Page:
• Will this treatment affect my ability to have children?
    • How can I prevent or treat side effects?

    Also Check: Types Of Bladder Cancer Treatments

    Questions About Life After Hysterectomy Surgery

    If you are having a hysterectomy, it is important that you have reasonable expectations about what the surgery will do for you. These questions should help you determine if the procedure will give you the results you are looking for and the side effects you can expect.

    In some cases, a hysterectomy may cure the condition making the surgery necessary. In other cases, a hysterectomy may only minimize symptoms or provide temporary relief. The following questions will help make sure you understand what type of outcome you can realistically expect after surgery.

    Finding out as much as possible about a “normal” recovery after the procedure you choose will help you plan for any assistance you may need in the weeks following surgery. It is also important to find out what type of follow-up medical care you will require after your recovery. Some women will not require a yearly pap smear after surgery, other women will. It is important to know if you will continue to need this important test, which can detect precancerous and cancerous cells

    What Is Bladder Cancer

    Bladder cancer begins when abnormal cells in the bladders inner lining grow and divide in an uncontrolled way.

    There are different types of bladder cancer:

    • urothelial carcinoma, formally known as transitional cell carcinoma, is the most common form of bladder cancer and starts in the urothelial cells in the bladder wall’s innermost layer
    • squamous cell carcinoma begins in the thin, flat cells that line the bladder
    • adenocarcinoma is a rare form which starts in mucus-producing cells in the bladder and is likely to be invasive.

    It is estimated that there will be 3066 new cases of bladder cancer diagnosed in Australia in 2021.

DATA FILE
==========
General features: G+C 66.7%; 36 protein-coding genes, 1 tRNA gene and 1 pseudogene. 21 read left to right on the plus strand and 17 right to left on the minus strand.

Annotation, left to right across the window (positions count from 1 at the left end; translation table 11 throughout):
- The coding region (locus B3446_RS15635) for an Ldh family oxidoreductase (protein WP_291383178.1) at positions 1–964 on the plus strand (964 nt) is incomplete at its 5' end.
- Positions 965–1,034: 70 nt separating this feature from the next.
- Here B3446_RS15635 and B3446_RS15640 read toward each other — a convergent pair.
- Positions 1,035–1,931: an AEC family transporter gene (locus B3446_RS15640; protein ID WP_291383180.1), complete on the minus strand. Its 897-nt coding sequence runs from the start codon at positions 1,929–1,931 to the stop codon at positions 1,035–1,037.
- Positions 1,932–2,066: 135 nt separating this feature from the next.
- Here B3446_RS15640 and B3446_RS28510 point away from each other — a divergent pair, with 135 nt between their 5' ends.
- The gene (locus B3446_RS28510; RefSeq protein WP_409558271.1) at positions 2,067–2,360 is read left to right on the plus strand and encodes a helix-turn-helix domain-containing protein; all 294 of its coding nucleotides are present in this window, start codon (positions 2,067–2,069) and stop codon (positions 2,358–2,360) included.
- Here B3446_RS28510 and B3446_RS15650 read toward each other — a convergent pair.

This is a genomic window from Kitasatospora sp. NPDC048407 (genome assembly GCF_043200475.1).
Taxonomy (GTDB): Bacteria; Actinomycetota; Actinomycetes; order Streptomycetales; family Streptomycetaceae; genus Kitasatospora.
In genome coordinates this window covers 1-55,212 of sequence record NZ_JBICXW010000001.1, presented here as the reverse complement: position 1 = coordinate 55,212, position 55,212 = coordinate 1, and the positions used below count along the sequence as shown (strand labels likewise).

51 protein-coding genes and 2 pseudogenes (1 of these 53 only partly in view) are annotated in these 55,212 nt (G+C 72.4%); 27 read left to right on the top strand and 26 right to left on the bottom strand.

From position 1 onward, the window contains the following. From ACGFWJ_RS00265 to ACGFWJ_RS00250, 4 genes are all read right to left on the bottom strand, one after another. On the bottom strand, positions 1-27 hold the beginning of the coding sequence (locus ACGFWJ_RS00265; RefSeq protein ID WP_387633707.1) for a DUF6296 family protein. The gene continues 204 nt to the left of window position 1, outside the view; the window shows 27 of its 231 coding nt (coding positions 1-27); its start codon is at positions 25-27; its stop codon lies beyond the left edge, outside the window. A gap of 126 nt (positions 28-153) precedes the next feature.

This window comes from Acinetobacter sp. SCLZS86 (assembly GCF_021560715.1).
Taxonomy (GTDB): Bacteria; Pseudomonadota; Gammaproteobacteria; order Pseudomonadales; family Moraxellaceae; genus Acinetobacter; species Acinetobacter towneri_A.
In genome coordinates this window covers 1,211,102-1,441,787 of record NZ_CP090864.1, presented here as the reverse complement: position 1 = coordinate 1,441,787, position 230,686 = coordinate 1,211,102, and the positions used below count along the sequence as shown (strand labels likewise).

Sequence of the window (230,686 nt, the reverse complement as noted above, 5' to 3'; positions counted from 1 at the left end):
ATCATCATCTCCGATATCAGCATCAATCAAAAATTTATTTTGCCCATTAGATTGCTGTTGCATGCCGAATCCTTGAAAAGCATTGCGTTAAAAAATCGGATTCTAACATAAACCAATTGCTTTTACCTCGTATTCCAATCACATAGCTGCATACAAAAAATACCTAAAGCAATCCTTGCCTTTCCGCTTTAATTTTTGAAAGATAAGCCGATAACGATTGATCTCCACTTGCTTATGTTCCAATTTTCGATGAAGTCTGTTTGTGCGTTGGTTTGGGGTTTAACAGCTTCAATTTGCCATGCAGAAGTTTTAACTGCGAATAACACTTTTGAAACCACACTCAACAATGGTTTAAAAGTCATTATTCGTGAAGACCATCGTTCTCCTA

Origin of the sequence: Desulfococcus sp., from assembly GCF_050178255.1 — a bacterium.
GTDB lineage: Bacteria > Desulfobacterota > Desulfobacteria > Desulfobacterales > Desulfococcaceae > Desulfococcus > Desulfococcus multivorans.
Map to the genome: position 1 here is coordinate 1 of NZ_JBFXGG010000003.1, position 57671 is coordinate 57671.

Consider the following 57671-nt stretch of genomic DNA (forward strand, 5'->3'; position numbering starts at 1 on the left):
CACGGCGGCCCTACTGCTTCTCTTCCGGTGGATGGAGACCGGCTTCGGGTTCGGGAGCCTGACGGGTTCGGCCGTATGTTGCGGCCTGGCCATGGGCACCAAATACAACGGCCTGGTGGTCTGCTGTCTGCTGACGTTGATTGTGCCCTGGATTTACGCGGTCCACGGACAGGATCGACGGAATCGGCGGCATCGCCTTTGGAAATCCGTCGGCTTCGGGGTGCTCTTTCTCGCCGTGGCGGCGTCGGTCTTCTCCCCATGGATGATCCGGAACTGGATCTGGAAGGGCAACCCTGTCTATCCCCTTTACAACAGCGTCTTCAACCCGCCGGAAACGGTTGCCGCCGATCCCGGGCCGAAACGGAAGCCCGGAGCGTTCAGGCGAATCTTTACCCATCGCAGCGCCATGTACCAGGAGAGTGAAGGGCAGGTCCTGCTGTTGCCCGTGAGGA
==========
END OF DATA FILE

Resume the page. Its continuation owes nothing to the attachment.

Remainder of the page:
The chances of surviving bladder cancer for five years is 54%.

    Read Also: Home Remedies For Bladder Cancer

    Hints For Talking With Your Doctor

    These tips may help you keep track of the information you and your doctor talk about during your visits:

    • Make a list of questions you want to ask your doctor before your appointment.
    • Bring a friend or family member to sit with you while you talk with your doctor. Some people get very nervous when they visit their doctor. Sometimes you canât remember everything that you talk about with your doctor. A friend or family member can help you remember what you and your doctor talked about.
    • You, or the person who goes with you, may want to take notes during your appointment.
    • Ask your doctor to slow down if you need more time to write down your notes.

    You may want to ask your doctor if you can use a tape recorder during your visit. Take notes from the tape after your visit is over. This way, you can review your talk with your doctor as many times as you want.

    Expert Review And References

    Questions and Answers about Non-Muscle Invasive Bladder Cancer
    • Alberta Health Services. Muscle Invasive and Locally Advanced/Metastatic Bladder Cancer Clinical Practice Guideline GU-002 . Alberta Health Services 2013: .
    • American Cancer Society. After Bladder Cancer Treatment. 2016: .
    • Cancer Care Ontario. Bladder Cancer Diagnosis, Treatment and Follow-up Care Pathway Map . 2017: .
    • Chang SS, Bochner BH, Chou R, et al. Treatment of non-metastatic muscle-invasive bladder cancer: AUA/ASCO/ASTRO/SUO Guideline. Journal of Urology. 2017: .
    • Chang SS, Boorjian SA, Chou R, et al. Diagnosis and treatment of non-muscle invasive bladder cancer: AUA/SUO Guideline. Journal of Urology. 2016: .
    • National Comprehensive Cancer Network. NCCN Clinical Practice Guidelines in Oncology: Bladder Cancer .
    • Penn Medicine. All About Bladder Cancer. University of Pennsylvania 2017: .

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    Questions After Tests And Diagnosis

    • What type of bladder cancer do I have?
    • Has my cancer spread beyond thebladder?
    • What is the stage and grade of mycancer? What does that mean?
    • How does this affect my treatment?
    • Do I need any other tests before we candecide on treatment?
    • Do I need to see any other doctors
    • What is the likely outcome of my cancer?

    What Happens Before The Operation